<x-form-input name="company_name" :label="trans('forms.company_name')" />

You can also choose to use a placeholder instead of a label, and of course you can change the type of the element.

<x-form-input type="email" name="current_email" placeholder="Current email address" />

By default, every element shows validation errors, but you can hide them if you want.

<x-form-textarea name="description" :show-errors="false" />

Default value and binds

You can use the default attribute to specify the default value of the element.

<x-form-textarea name="motivation" default="I want to use this package because..." />

Binding a target

Instead of setting a default value, you can also pass in a target, like an Eloquent model. Now the component will get the value from the target by the name.

<x-form-textarea name="description" :bind="$video" />

In the example above, where $video is an Eloquent model, the default value will be $video->description.

Binding a target to multiple elements

You can also bind a target by using the @bind directive. This will bind the target to all elements until the @endbind directive.

<x-form>
    @bind($video)
        <x-form-input name="title" label="Title" />
        <x-form-textarea name="description" label="Description" />
    @endbind
</x-form>

You can even mix targets!

<x-form>
    @bind($user)
        <x-form-input name="full_name" label="Full name" />

        @bind($userProfile)
            <x-form-textarea name="biography" label="Biography" />
        @endbind

        <x-form-input name="email" label="Email address" />
    @endbind
</x-form>

Override or remove a binding

You can override the @bind directive by passing a target directly to the element using the :bind attribute. If you want to remove a binding for a specific element, pass in false.

<x-form>
    @bind($video)
        <x-form-input name="title" label="Title" />
        <x-form-input :bind="$videoDetails" name="subtitle" label="Subtitle" />
        <x-form-textarea :bind="false" name="description" label="Description" />
    @endbind
</x-form>

Laravel Livewire

You can use the @wire and @endwire directives to bind a form to a Livewire component. Let's take a look at the ContactForm example from the official Livewire documentation.

use Livewire\Component;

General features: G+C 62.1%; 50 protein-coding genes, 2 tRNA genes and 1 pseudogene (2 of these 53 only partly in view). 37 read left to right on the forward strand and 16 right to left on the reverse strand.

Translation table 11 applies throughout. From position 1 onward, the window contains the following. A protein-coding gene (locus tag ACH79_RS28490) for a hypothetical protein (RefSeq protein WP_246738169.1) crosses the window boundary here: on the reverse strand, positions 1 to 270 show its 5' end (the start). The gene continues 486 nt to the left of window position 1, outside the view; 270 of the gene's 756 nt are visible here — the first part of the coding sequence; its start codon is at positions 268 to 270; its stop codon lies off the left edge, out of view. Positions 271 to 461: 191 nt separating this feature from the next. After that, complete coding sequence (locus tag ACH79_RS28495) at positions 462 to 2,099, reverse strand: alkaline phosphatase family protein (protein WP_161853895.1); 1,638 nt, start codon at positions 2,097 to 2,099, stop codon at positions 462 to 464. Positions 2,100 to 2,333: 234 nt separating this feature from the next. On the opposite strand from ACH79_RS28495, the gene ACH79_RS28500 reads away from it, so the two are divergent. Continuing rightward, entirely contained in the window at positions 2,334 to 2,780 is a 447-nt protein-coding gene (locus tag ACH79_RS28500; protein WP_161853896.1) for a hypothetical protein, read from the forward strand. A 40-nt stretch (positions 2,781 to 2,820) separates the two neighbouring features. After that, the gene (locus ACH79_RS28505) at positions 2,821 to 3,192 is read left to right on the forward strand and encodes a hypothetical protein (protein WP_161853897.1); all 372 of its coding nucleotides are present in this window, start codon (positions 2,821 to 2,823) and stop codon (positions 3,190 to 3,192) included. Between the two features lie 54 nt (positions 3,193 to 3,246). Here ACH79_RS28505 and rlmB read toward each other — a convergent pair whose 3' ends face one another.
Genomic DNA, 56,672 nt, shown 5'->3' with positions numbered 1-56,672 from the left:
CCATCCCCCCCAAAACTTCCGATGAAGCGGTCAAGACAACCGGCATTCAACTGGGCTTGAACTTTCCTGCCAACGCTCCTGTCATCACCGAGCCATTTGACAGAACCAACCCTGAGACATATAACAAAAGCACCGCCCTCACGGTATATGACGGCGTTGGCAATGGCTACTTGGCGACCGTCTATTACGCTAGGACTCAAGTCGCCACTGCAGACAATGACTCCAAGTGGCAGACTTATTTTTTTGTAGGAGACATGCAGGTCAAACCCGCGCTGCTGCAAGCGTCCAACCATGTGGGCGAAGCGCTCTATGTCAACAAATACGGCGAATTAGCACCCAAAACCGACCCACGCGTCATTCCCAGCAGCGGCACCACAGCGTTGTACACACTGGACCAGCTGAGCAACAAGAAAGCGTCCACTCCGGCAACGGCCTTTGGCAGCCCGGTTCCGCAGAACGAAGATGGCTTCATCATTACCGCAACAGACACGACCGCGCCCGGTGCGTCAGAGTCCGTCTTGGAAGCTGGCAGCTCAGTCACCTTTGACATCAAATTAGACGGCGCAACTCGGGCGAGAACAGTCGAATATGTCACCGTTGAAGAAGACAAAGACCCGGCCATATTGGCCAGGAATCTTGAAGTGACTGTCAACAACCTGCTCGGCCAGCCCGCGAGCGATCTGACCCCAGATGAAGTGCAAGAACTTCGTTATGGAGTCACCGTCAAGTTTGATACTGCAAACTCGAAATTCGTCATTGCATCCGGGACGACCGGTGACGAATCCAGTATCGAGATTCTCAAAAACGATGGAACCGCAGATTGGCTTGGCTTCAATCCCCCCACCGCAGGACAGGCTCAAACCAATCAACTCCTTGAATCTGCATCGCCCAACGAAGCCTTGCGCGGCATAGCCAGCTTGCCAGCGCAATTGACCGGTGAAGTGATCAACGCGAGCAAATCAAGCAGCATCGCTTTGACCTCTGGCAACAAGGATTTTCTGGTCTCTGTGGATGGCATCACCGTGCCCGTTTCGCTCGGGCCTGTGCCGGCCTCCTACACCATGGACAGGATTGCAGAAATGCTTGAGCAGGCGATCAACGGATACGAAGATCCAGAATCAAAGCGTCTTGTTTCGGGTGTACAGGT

class ContactForm extends Component
{
    public $name;
    public $email;

    public function submit()
    {
        $this->validate([
            'name' => 'required|min:6',
            'email' => 'required|email',
        ]);

        Contact::create([
            'name' => $this->name,
            'email' => $this->email,
        ]);
    }

    public function render()
    {
        return view('livewire.contact-form');
    }
}

Normally you would use a wire:model attribute to bind a component property with a form element. By using the @wire directive, this package will automatically use the wire:model attribute instead of the name attribute.

<x-form wire:submit.prevent="submit">
    @wire
        <x-form-input name="name" />
        <x-form-input name="email" />
    @endwire

    <x-form-submit>Save Contact</x-form-submit>
</form>

Additionally, you can pass an optional modifier to the @wire directive. This feature was added in v2.4.0. If you're upgrading from a previous version and you published the Blade views, you should republish them or update them manually.

<x-form wire:submit.prevent="submit">
    @wire('debounce.500ms')
        <x-form-input name="email" />
    @endwire
</form>

Select elements

Besides the name attribute, the select element has a required options attribute, which should be a simple key-value array.

$countries = [
    'be' => 'Belgium',
    'nl' => 'The Netherlands',
];
<x-form-select name="country_code" :options="$countries" />

You can provide a slot to the select element as well:

<x-form-select name="country_code">
   <option value="be">Belgium</option>
   <option value="nl">The Netherlands</option>
</x-form-select>

If you want a select element where multiple options can be selected, add the multiple attribute to the element. If you specify a default, make sure it is an array. This applies to bound targets as well.

<x-form-select name="country_code[]" :options="$countries" multiple :default="['be', 'nl']" />